Why is the truce still remembered?
In a horrific war that claimed the lives of 10 million soldiers, the Christmas Truce represents an extraordinary moment of human kinship. When the First World War broke out in the summer of 1914, most soldiers assumed they'd be home by Christmas. Four months later, almost a million men had already died — with no end in sight. Amid that carnage came the truce. Starting with a handful of sporadic cease-fires between exhausted British and German soldiers in the trenches of Western Europe, the unauthorized truce spread along the 500-mile Western Front, encompassing more than 100,000 men. Sworn enemies crept out into No Man's Land to exchange food, sing carols, tell jokes — and even play soccer. A day later, savage warfare recommenced, but the impromptu display of humanity has endured as one of the most bittersweet episodes of WWI. "It was a day of peace in war," wrote one German soldier. "It is only a pity that it was not decisive peace."

When did the cease-fires begin?
On Christmas Eve, when British soldiers recovering the bodies of their dead comrades near Ypres, Belgium, noticed the Germans decorating their trenches and singing the Christmas carol "Stille Nacht" ("Silent Night"). The Brits sang "O Come, All Ye Faithful" in response, and then "one of [the Germans] challenged anyone of us to go across for a bottle of wine," wrote a soldier. "One of our fellows accepted the challenge and took a big cake to exchange." Soldiers, who hours earlier were trying to kill each other, shook hands, wished each other a Merry Christmas, "and were soon conversing as if we had known each other for years,"
wrote Cpl. John Ferguson. The festivities spread across the front line, and continued into Christmas Day, with soldiers swapping stories and exchanging cigarettes.

Did they really play soccer?
Several impromptu games broke out all across No Man's Land, with soldiers kicking either an actual ball or empty corned-beef cans, and with their steel helmets acting as goalposts. But there was one particular match between the Germans and Brits that has become legendary: that between the 133rd Royal Saxon Regiment, and some Scottish troops playing in tartan kilts. Lt. Johannes Niemann of the 133rd said that "a Scottish soldier appeared with a football which seemed to come from nowhere, and a few minutes later a real football match got underway." Spirits were high, and "us Germans really roared when a gust of wind revealed that the Scots wore no drawers under their kilts." The final score: Germany 3, Britain 2.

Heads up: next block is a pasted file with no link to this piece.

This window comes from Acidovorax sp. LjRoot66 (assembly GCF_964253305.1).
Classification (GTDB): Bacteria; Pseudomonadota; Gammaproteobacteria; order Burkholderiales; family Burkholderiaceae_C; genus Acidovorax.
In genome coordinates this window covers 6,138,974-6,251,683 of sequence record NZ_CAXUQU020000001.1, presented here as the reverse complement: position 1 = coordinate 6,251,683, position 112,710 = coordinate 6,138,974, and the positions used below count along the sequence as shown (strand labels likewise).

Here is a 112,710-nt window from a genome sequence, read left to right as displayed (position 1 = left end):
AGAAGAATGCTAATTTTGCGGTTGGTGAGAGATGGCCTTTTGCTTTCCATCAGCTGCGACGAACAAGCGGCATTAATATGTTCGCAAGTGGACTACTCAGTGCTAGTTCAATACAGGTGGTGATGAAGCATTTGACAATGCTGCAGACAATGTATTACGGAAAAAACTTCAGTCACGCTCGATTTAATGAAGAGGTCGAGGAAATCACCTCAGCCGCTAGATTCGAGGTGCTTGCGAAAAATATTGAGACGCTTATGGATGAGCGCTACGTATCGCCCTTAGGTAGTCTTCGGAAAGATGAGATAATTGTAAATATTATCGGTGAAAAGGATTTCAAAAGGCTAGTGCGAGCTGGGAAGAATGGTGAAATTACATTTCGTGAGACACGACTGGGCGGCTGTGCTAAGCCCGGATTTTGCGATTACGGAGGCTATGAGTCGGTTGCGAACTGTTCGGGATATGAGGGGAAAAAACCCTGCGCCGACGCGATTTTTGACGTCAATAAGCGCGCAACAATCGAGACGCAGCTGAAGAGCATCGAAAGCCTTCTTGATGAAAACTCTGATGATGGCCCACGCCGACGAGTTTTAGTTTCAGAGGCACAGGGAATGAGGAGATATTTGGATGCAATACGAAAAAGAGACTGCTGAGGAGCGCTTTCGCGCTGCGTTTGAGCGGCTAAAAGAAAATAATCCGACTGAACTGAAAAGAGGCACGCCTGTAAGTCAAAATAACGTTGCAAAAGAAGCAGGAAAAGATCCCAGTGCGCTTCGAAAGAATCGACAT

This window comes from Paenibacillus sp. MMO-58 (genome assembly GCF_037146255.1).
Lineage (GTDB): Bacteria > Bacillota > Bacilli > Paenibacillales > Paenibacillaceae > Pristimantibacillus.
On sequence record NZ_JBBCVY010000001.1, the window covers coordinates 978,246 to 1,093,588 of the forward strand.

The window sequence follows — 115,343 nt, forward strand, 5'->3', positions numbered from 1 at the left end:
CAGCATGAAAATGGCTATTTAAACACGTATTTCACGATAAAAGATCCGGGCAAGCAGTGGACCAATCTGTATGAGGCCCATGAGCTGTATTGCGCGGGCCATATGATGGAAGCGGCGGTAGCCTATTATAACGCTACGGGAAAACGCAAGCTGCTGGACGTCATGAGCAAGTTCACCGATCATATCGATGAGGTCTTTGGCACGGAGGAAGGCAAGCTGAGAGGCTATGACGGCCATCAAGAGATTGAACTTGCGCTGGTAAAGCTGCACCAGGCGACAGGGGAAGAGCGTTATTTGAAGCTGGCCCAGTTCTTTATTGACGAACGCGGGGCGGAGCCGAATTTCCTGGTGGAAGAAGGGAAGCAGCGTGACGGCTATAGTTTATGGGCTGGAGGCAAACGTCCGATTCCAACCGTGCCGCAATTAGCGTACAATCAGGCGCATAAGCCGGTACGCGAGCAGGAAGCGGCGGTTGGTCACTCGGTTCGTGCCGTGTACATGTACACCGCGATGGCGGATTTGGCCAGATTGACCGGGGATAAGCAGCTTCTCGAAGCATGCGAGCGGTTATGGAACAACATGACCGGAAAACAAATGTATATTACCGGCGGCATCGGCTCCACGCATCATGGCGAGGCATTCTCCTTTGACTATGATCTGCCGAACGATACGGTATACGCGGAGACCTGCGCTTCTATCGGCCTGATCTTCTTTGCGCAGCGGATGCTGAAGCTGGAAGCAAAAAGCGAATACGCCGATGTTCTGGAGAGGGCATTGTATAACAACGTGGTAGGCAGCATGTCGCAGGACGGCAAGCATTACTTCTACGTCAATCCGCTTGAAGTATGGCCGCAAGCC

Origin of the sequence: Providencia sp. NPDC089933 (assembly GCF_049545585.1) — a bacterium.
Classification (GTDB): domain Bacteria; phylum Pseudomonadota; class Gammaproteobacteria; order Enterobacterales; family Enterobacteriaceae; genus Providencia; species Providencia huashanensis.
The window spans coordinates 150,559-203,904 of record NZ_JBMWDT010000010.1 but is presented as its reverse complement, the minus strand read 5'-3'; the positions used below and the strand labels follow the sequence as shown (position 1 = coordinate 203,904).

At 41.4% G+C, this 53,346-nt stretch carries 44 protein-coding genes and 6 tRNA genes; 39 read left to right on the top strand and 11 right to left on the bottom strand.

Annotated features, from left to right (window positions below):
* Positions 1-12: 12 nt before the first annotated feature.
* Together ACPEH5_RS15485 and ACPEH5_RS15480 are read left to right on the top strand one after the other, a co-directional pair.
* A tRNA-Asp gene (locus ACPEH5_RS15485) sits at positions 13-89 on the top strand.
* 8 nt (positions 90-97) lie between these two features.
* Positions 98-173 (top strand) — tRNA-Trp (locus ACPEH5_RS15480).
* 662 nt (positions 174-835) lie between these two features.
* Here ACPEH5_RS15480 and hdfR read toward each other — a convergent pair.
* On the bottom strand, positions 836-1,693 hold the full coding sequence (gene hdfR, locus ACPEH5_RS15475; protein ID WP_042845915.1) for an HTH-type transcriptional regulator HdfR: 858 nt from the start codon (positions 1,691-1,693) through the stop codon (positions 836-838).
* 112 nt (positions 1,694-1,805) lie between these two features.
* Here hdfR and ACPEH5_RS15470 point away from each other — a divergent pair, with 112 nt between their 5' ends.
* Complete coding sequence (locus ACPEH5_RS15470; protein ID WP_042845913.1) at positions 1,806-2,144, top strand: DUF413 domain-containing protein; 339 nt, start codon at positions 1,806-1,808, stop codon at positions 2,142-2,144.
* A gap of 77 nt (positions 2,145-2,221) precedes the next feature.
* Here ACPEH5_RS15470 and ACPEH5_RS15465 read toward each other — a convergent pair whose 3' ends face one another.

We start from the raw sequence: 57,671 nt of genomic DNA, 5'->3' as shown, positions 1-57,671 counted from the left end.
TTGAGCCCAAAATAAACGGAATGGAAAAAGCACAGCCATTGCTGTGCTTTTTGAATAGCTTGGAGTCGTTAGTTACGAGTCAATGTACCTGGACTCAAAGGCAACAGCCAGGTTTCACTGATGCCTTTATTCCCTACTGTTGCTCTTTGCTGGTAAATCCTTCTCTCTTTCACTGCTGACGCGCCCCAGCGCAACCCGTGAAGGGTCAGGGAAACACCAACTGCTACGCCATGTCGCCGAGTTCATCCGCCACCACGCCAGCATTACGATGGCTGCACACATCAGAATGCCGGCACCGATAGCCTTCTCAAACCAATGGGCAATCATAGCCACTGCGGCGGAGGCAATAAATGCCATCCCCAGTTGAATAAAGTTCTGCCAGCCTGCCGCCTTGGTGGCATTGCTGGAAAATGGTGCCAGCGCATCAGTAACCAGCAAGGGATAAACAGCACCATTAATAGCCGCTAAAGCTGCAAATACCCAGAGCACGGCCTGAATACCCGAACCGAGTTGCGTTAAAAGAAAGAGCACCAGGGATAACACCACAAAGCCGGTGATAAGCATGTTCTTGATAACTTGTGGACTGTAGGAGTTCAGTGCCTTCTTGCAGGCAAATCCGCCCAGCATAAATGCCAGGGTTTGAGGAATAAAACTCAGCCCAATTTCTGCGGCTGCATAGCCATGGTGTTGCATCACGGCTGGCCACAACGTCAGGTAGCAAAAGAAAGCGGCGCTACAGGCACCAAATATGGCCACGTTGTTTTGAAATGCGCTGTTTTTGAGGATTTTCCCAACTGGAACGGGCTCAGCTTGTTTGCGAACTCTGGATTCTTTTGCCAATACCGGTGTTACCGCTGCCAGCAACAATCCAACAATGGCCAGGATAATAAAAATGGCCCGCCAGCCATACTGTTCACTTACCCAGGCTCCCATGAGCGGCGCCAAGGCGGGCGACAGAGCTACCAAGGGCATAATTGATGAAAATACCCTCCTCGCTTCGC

Was the truce universal?
No, and some of the combatants actively disapproved. Maj. John Hawksley said that the Seaforths, a Scottish regiment, "would have none of it, and when the Germans in front of them tried to fraternize and leave their trenches, the Seaforths warned them that they would shoot." Meanwhile, the Russians — who still adhered to the Julian calendar and wouldn't celebrate Christmas until Jan. 7 — carried on fighting on the Eastern Front, while French soldiers were understandably opposed to laying down arms, given that a third of their country was under German occupation. One Austrian-born soldier, meanwhile, thought that the fraternization with the enemy was disgraceful. "Such things should not happen in wartime," said Cpl. Adolf Hitler, according to one of his comrades in the 16th Bavarians. "Have you Germans no sense of honor left at all?"

How did the truce end?
As civilly as it had begun. Maj. Hawksley, who was killed by a sniper in France in 1916, said that German troops took the trouble to send notes to their British counterparts warning that hostilities were about to resume. "Gentlemen. Our automatic pistol has been ordered from the Colonel to begin to fire again at midnight, we take it an honour to award you of this fact," wrote one. "Funny, isn't it?" noted Hawksley. British and German soldiers along the front line solemnly said farewell to their new friends. "With that we parted," wrote one, "and in all probability in the course of a day or so we shall be doing our utmost to kill each other."

Were there other truces?
No. Military leaders on both sides opposed fraternization, and ordered heavy artillery, machine gun, and sniper fire on Dec. 25 to discourage festive meetings. As the war and the carnage dragged on, both sides became too embittered to contemplate cease-fires. Even those taking part in the 1914 truce recognized the occasion as a fleeting moment of kinship unlikely to be experienced again. "As I finish this short and scrappy description of a strangely human event," wrote Pvt. Frederick Heath, "we are pouring rapid fire into the German trenches, and they are returning the compliment just as fiercely. So we are back once more to the ordeal of fire."

The tiny truce of 1944
During the existential struggle of World War II, a cease-fire was unimaginable on both sides. But one German woman named Elisabeth Vincken privately engineered her own tiny truce on a snowy Christmas Eve in 1944, when she opened her cabin on the Belgian-German border to find three lost American soldiers — one of them badly injured. Taking pity on the men, she invited them in for Christmas dinner. But as the turkey roasted, there was another knock at the door. To Elisabeth's dismay, four German soldiers wanted to be let in. The penalty for harboring the enemy was execution, but Elisabeth calmly told them there were Americans inside; the Germans were welcome to join them, she said, as long as they left their weapons outside. "It is the Holy Night and there will be no shooting here." The cabin atmosphere was tense, but after dinner and wine, relations warmed. One German, an ex-medical student, examined the wounded American; another gave them directions back to their lines. They parted ways — and the truce was over.